The Memory Keepers

My mother has dementia. It’s increasing rapidly, now. At first, she suffered only the loss of recent events, which my father kept secret for a while. Not long before he died, he pulled me aside and told me, “Mom forgets a lot.” But it wasn’t until after his death, that I realized how much of her memory loss he’d compensated for.

sandsoftime1In the last year or so, her dementia has progressed to long-term memory loss. Often, she can’t remember what great-grandchildren belong to which grandchild. Or where her grandchildren live. Or what they do for a living. I live across the country from her, so I’m already on the periphery of her life. Someday, I’ll phone and she won’t know who I am.

I’m reluctant to remind her of her youthful escapades she’s relayed many times throughout my life for fear I’ll discover that even those events, grooved most deeply into her memory, are now lost. Sometimes, I think of something I wish I’d asked my father before he died, and now I’ve waited too late to ask my mother many things.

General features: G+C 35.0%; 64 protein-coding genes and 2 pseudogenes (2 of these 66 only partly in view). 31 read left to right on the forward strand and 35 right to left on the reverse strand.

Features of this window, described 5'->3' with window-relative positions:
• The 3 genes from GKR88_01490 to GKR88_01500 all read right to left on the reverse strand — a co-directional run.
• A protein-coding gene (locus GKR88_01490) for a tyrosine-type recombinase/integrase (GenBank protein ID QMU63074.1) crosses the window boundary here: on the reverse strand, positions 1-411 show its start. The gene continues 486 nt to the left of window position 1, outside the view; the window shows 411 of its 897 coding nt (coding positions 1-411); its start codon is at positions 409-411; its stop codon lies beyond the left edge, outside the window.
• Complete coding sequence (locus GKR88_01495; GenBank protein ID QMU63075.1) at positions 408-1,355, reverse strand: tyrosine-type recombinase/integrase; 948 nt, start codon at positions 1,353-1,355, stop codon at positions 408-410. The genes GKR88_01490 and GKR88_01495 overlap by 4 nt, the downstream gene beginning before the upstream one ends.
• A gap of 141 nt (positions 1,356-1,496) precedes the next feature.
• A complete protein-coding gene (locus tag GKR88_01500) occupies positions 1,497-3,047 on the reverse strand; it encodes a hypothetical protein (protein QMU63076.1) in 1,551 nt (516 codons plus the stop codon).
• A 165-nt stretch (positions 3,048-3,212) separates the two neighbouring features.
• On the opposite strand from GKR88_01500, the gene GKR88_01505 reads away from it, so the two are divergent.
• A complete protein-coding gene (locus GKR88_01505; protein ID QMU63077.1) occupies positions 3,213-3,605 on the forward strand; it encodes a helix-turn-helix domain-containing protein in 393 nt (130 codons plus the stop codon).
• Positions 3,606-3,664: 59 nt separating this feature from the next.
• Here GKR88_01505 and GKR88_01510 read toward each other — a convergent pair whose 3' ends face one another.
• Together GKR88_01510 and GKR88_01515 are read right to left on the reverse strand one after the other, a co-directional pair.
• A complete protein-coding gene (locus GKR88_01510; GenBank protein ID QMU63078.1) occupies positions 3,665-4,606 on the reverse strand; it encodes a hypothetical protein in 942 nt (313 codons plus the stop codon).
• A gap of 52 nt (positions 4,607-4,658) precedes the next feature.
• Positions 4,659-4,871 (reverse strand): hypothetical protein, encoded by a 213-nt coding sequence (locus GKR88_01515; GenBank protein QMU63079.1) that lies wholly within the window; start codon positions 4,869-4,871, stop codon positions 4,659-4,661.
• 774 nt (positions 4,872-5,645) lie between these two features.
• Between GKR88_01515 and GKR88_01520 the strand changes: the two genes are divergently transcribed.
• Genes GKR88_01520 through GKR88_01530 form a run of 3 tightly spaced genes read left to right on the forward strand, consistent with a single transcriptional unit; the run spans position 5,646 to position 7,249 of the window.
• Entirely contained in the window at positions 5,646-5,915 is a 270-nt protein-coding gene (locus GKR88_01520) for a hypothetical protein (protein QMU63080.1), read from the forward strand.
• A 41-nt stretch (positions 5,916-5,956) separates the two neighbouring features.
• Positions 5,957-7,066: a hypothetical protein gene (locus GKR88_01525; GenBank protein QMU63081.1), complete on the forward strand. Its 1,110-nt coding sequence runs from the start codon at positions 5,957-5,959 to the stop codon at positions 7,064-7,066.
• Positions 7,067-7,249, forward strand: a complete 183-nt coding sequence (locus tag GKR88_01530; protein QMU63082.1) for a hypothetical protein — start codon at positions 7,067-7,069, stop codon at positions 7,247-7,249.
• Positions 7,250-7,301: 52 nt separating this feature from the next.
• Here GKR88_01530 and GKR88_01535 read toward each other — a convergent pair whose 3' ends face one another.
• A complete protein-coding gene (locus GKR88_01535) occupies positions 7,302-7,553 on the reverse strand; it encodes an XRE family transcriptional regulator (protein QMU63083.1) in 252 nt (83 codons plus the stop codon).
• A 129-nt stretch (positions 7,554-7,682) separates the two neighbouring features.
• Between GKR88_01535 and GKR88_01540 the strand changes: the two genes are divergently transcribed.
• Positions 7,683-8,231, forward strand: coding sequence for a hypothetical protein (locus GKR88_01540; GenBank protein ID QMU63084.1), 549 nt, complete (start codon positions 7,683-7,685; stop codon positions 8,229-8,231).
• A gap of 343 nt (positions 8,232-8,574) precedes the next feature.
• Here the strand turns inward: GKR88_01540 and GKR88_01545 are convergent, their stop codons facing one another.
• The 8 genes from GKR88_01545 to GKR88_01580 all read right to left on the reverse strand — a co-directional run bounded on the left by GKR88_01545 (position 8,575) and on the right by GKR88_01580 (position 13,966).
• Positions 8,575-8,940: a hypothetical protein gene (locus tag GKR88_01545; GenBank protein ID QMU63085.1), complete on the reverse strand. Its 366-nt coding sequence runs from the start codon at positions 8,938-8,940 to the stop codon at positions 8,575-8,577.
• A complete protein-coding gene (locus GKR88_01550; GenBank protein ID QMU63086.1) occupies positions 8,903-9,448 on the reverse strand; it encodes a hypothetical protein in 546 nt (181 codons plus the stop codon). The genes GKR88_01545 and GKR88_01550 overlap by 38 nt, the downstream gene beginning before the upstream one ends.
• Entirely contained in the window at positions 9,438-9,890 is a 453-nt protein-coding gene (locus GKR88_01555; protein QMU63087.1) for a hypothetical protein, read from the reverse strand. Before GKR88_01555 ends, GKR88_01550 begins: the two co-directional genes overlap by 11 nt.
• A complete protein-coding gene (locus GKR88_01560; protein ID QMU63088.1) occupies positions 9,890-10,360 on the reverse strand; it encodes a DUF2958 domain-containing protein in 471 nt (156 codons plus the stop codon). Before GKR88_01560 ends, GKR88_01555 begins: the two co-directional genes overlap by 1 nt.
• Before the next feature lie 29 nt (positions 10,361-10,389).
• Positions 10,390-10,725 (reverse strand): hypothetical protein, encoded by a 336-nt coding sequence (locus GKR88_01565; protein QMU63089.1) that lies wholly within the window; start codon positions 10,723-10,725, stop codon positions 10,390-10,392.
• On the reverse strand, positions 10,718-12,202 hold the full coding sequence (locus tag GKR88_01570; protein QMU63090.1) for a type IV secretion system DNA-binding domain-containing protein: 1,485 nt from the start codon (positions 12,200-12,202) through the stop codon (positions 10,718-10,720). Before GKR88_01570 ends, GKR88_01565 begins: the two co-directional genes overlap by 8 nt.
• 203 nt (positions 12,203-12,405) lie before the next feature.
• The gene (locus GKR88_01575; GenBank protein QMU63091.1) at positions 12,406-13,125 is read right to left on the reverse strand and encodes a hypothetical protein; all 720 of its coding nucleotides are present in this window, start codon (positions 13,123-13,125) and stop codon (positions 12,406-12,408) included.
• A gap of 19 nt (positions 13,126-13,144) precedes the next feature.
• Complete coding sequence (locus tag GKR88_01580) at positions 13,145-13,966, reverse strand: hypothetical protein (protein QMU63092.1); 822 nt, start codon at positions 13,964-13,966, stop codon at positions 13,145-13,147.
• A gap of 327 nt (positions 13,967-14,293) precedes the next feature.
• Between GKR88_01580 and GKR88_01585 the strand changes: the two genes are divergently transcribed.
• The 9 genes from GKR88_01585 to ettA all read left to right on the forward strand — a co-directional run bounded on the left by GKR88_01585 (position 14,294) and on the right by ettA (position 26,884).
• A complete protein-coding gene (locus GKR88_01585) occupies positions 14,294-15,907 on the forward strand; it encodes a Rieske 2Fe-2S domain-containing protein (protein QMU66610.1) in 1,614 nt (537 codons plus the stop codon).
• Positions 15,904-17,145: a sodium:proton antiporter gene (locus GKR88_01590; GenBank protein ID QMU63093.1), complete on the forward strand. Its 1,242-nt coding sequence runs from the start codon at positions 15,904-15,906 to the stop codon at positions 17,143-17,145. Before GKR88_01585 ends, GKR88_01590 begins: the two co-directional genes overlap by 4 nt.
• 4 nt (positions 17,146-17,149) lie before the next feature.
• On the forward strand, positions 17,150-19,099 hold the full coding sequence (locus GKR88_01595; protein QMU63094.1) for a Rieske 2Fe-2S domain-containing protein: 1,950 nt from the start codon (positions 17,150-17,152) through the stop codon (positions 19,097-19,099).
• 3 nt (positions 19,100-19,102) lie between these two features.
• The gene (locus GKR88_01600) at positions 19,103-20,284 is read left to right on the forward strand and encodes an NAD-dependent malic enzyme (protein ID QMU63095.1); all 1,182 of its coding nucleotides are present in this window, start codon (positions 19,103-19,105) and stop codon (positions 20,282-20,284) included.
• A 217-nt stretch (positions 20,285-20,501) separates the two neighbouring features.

I’ve always had excellent recall of my childhood, which most of the time is a blessing. But I already know I’ve forgotten some things I used to know. That saddens me. Once upon a time, I started a written record of my childhood memories. Too soon, I got distracted. But now it’s imperative that I start again. To record not only memories of my childhood, but memories of my children’s and grandchildren’s lives. And all that I know of my parents’ and grandparents’ lives.

There are too many things I don’t want to forget. Eventually, that book of memories may read like fiction to me, but the tales will not be lost. They will remain for those who care to know them. I will be a memory keeper. And I must begin now.

It’s never too late … until it is.

Linda

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